Jazz, film, and improvised culture.
Breakup at the Wedding: Toast Those Nuptials
has been to a head-scratchingly wacky wedding.
Usually, this has something to do with your friends’ soon-to-be in-laws’
massive collection of quirks. If you
cannot think of a good example from personal experience, than chances are we’re
talking about your wedding here. It is a
pretty bullet-proof comedic premise that Victor Quinaz mines with workmanlike diligence
in Breakup at a Wedding (clip here), which launches
today on VOD.
videographer Vic James thought he had seen it all, but then he accepted the
Jones-Havemeyer wedding gig. This one is
going to get messy, but he will keep the camera rolling, getting every embarrassingly
private moment out of perverse sense of perfectionism. He prides himself on capturing moments his
competitors overlook, such as the signing of the marriage license.
that might not happen this time. Alison Jones
has a wicked case of cold feet, but the whole dog-and-pony show is already paid
for, so she convinces her more-or-less dumped fiancé Phil Havemeyer to go
through the motions with her. However,
Havemeyer is not going down without a fight, especially on his wedding day.
so Victor Quinaz and his co-writers, co-lead-brother Philip and co-star-wife
Anna Martemucci, do not exactly create a cinematic milestone with Breakup, but their jokes are funny, more
often than not. Appearing as the mostly unseen
wedding cameraman, Victor Quinaz is an effectively acerbic guide to the mayhem,
who keeps the proceedings snappy.
comedy troupe performers Alison Fyhrie and the other Quinaz also nicely balance
earnest likability and full-throated mania as Jones and Havemeyer,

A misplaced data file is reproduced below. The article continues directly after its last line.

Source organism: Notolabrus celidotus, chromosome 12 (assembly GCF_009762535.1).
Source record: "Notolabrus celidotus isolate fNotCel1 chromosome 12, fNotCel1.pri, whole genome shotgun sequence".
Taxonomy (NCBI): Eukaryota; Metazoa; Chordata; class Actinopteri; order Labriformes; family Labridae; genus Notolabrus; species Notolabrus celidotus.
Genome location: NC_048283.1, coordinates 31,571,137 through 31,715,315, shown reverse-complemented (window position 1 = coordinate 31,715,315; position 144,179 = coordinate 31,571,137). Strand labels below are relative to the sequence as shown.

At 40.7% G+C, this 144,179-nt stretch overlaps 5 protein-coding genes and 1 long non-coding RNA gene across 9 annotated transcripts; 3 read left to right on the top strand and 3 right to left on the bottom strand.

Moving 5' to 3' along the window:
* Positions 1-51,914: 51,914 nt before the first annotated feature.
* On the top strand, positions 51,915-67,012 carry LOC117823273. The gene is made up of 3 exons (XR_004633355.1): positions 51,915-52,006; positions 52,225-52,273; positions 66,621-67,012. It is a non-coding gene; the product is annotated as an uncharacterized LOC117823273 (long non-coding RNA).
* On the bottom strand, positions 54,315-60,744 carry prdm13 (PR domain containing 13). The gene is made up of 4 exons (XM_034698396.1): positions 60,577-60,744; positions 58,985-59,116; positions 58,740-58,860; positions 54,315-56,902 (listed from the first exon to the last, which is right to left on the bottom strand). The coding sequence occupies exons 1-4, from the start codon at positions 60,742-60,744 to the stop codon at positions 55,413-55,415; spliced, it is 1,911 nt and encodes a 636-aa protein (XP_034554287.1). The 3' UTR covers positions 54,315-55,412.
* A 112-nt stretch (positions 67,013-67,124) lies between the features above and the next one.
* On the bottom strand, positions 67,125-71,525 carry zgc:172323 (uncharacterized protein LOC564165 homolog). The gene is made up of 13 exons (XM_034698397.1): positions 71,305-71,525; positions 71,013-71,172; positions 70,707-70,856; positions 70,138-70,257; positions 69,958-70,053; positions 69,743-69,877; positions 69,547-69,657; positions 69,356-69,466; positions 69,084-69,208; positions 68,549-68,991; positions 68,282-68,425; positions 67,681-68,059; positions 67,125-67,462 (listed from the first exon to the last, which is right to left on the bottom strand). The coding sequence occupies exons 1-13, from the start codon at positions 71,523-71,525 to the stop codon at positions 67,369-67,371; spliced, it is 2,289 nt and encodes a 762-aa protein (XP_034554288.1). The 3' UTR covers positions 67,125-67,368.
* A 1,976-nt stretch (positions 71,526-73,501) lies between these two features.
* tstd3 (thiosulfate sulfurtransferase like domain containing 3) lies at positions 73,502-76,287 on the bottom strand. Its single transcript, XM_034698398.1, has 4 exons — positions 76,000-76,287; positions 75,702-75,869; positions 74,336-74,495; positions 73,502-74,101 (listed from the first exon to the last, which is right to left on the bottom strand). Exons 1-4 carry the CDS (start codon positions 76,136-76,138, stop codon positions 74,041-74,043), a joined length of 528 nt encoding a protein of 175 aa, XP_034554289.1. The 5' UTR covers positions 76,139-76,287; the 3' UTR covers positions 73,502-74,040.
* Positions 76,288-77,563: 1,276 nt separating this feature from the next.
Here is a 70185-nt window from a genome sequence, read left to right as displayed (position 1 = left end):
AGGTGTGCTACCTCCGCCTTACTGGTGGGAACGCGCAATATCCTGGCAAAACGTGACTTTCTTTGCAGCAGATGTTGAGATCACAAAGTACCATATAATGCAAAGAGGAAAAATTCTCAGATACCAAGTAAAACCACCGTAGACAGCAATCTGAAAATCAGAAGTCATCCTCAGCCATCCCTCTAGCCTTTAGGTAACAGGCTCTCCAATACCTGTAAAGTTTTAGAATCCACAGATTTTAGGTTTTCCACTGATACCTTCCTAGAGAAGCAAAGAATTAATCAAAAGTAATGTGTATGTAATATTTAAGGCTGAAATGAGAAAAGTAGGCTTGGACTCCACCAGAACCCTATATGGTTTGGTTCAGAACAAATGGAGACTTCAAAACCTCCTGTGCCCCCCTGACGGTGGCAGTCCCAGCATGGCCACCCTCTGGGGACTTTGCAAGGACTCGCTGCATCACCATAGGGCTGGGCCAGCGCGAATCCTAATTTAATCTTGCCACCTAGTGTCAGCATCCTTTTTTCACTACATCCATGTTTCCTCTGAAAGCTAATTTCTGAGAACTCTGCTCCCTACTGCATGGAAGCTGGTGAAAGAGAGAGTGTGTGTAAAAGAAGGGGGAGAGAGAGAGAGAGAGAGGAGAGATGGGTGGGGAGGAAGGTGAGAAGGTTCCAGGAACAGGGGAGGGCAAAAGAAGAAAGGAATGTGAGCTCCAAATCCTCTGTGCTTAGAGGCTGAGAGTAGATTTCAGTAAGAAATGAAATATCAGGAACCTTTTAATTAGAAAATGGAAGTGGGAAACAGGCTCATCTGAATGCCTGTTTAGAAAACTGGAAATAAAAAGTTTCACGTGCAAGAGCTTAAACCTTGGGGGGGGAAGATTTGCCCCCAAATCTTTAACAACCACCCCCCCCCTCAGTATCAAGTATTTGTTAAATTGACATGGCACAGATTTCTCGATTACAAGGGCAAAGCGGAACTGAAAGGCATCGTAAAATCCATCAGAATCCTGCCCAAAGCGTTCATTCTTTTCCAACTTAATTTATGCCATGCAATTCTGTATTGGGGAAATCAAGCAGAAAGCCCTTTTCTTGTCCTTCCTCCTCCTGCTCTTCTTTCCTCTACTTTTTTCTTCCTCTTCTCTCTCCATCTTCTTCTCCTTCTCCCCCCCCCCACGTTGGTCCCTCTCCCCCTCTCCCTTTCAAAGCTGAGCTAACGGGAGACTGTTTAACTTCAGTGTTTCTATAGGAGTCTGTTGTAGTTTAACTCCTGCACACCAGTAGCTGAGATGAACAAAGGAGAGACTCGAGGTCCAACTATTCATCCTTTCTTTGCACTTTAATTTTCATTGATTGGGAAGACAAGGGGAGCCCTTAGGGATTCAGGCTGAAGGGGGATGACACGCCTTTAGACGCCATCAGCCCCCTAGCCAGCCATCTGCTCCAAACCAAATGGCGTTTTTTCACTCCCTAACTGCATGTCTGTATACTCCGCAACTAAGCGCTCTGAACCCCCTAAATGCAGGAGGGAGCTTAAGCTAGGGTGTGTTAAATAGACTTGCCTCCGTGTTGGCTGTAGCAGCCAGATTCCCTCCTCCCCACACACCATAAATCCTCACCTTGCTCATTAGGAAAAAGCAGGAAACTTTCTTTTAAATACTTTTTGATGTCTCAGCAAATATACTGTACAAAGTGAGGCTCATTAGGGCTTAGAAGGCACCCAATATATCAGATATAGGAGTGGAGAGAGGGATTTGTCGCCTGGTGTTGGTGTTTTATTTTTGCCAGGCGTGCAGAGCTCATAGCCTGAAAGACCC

respectively. The rest of the ensemble
careens all over the map with wild abandon, but Mary Grill delivers some
memorably tart-tongued laughs as Maid of Honor on the prowl, Mary Kowalchik.
there is not a lot of gross-out Hangover-style
material in Breakup. Instead, the Quinazes and Martemuccis
(several of whom appear in smaller supporting roles) derive the comedy from the
situation and their characters, which is a much cleverer approach. It is a family affair after all (co-produced
by Zachary “Mr. Spock” Quinto, so take note neo-Trekkers).
This is the perfect film for VOD impulse
viewing, because it will makes viewers laugh quite a bit, but it does not leave
them with much to carry around afterward.
Oscilloscope Laboratories has also scheduled a series of buzz building
brick-and-mortar screenings (including the 4-Star Theatre in San Francisco
tonight, 6/18), so check out their website for details. Recommended for those looking for a number of
guilt-free laughs, Breakup at a Wedding is
now available through Oscilloscope’s VOD and digital platforms.
Labels: VOD, Wedding films